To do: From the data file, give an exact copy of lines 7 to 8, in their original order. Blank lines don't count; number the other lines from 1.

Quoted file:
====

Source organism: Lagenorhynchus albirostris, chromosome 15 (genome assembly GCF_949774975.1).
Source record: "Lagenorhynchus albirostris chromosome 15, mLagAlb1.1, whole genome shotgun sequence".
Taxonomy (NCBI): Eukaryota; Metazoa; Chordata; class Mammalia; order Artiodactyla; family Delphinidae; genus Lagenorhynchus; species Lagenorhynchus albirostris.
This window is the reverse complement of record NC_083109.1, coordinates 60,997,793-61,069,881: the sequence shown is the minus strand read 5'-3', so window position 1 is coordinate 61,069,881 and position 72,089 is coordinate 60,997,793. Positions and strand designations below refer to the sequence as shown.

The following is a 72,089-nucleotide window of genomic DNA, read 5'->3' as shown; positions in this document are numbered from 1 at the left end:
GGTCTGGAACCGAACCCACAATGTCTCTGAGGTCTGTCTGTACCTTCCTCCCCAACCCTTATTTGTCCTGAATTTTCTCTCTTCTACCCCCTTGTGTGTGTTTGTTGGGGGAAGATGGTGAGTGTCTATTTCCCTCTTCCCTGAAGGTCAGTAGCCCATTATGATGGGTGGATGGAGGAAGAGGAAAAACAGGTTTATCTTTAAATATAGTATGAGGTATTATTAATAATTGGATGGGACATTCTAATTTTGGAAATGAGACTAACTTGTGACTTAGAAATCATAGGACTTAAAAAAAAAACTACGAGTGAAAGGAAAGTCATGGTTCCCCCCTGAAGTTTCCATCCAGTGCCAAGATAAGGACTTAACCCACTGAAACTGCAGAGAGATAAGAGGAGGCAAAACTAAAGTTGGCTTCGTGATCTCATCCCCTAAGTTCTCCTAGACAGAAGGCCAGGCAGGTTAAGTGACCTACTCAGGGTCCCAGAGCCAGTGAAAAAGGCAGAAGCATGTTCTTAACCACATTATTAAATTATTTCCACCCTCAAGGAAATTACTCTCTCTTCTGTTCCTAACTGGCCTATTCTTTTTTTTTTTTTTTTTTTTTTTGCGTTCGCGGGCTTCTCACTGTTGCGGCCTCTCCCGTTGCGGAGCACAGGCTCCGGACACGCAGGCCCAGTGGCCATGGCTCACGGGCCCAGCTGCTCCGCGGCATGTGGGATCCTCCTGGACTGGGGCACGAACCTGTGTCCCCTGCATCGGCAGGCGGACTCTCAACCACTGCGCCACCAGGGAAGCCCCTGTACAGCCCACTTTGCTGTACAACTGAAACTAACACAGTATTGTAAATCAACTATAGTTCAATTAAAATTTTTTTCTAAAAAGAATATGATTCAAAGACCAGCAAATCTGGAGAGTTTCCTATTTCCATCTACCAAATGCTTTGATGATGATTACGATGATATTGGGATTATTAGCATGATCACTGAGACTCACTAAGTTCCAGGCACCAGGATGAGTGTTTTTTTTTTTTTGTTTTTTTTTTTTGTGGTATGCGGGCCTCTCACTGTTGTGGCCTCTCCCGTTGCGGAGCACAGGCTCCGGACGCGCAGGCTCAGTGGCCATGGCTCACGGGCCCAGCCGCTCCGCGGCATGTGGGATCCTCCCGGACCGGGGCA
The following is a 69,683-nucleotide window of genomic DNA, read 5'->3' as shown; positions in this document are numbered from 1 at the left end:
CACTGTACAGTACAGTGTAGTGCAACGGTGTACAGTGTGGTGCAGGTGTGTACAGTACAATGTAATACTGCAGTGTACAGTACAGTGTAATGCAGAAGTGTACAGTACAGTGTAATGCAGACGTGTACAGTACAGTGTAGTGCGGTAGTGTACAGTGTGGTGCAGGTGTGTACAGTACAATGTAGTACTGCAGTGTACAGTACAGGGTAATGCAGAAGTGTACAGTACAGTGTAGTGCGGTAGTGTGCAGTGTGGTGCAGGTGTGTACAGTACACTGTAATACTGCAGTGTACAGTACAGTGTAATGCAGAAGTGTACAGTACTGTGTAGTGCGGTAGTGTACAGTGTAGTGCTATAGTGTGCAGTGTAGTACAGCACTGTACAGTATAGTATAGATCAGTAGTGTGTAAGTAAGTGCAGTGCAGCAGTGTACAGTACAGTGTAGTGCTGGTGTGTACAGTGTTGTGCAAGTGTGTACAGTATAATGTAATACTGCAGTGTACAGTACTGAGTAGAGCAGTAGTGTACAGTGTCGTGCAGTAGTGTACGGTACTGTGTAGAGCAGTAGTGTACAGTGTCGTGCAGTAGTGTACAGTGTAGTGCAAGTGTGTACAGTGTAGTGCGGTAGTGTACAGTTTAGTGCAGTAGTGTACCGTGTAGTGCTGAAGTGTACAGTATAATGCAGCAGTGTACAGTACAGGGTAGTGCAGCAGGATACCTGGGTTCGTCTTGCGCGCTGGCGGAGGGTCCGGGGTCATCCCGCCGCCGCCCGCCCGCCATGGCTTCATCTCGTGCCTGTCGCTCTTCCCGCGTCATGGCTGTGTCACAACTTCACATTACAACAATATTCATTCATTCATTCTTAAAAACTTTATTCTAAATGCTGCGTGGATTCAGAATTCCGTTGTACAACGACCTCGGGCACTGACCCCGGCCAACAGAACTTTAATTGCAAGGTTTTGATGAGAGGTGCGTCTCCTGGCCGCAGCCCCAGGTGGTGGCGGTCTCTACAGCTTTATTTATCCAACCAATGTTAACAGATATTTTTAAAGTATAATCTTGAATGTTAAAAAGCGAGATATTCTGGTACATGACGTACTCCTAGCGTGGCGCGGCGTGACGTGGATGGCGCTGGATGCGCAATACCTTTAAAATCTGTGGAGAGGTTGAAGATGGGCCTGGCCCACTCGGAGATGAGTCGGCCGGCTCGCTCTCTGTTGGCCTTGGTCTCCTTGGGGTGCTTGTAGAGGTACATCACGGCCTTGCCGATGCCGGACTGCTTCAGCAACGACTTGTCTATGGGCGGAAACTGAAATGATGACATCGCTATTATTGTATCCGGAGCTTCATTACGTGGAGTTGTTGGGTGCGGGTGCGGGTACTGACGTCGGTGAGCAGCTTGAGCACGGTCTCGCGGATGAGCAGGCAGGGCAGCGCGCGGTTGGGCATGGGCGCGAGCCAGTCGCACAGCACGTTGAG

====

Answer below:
The following is a 69,683-nucleotide window of genomic DNA, read 5'->3' as shown; positions in this document are numbered from 1 at the left end:
CACTGTACAGTACAGTGTAGTGCAACGGTGTACAGTGTGGTGCAGGTGTGTACAGTACAATGTAATACTGCAGTGTACAGTACAGTGTAATGCAGAAGTGTACAGTACAGTGTAATGCAGACGTGTACAGTACAGTGTAGTGCGGTAGTGTACAGTGTGGTGCAGGTGTGTACAGTACAATGTAGTACTGCAGTGTACAGTACAGGGTAATGCAGAAGTGTACAGTACAGTGTAGTGCGGTAGTGTGCAGTGTGGTGCAGGTGTGTACAGTACACTGTAATACTGCAGTGTACAGTACAGTGTAATGCAGAAGTGTACAGTACTGTGTAGTGCGGTAGTGTACAGTGTAGTGCTATAGTGTGCAGTGTAGTACAGCACTGTACAGTATAGTATAGATCAGTAGTGTGTAAGTAAGTGCAGTGCAGCAGTGTACAGTACAGTGTAGTGCTGGTGTGTACAGTGTTGTGCAAGTGTGTACAGTATAATGTAATACTGCAGTGTACAGTACTGAGTAGAGCAGTAGTGTACAGTGTCGTGCAGTAGTGTACGGTACTGTGTAGAGCAGTAGTGTACAGTGTCGTGCAGTAGTGTACAGTGTAGTGCAAGTGTGTACAGTGTAGTGCGGTAGTGTACAGTTTAGTGCAGTAGTGTACCGTGTAGTGCTGAAGTGTACAGTATAATGCAGCAGTGTACAGTACAGGGTAGTGCAGCAGGATACCTGGGTTCGTCTTGCGCGCTGGCGGAGGGTCCGGGGTCATCCCGCCGCCGCCCGCCCGCCATGGCTTCATCTCGTGCCTGTCGCTCTTCCCGCGTCATGGCTGTGTCACAACTTCACATTACAACAATATTCATTCATTCATTCTTAAAAACTTTATTCTAAATGCTGCGTGGATTCAGAATTCCGTTGTACAACGACCTCGGGCACTGACCCCGGCCAACAGAACTTTAATTGCAAGGTTTTGATGAGAGGTGCGTCTCCTGGCCGCAGCCCCAGGTGGTGGCGGTCTCTACAGCTTTATTTATCCAACCAATGTTAACAGATATTTTTAAAGTATAATCTTGAATGTTAAAAAGCGAGATATTCTGGTACATGACGTACTCCTAGCGTGGCGCGGCGTGACGTGGATGGCGCTGGATGCGCAATACCTTTAAAATCTGTGGAGAGGTTGAAGATGGGCCTGGCCCACTCGGAGATGAGTCGGCCGGCTCGCTCTCTGTTGGCCTTGGTCTCCTTGGGGTGCTTGTAGAGGTACATCACGGCCTTGCCGATGCCGGACTGCTTCAGCAACGACTTGTCTATGGGCGGAAACTGAAATGATGACATCGCTATTATTGTATCCGGAGCTTCATTACGTGGAGTTGTTGGGTGCGGGTGCGGGTACTGACGTCGGTGAGCAGCTTGAGCACGGTCTCGCGGATGAGCAGGCAGGGCAGCGCGCGGTTGGGCATGGGCGCGAGCCAGTCGCACAGCACGTTGAG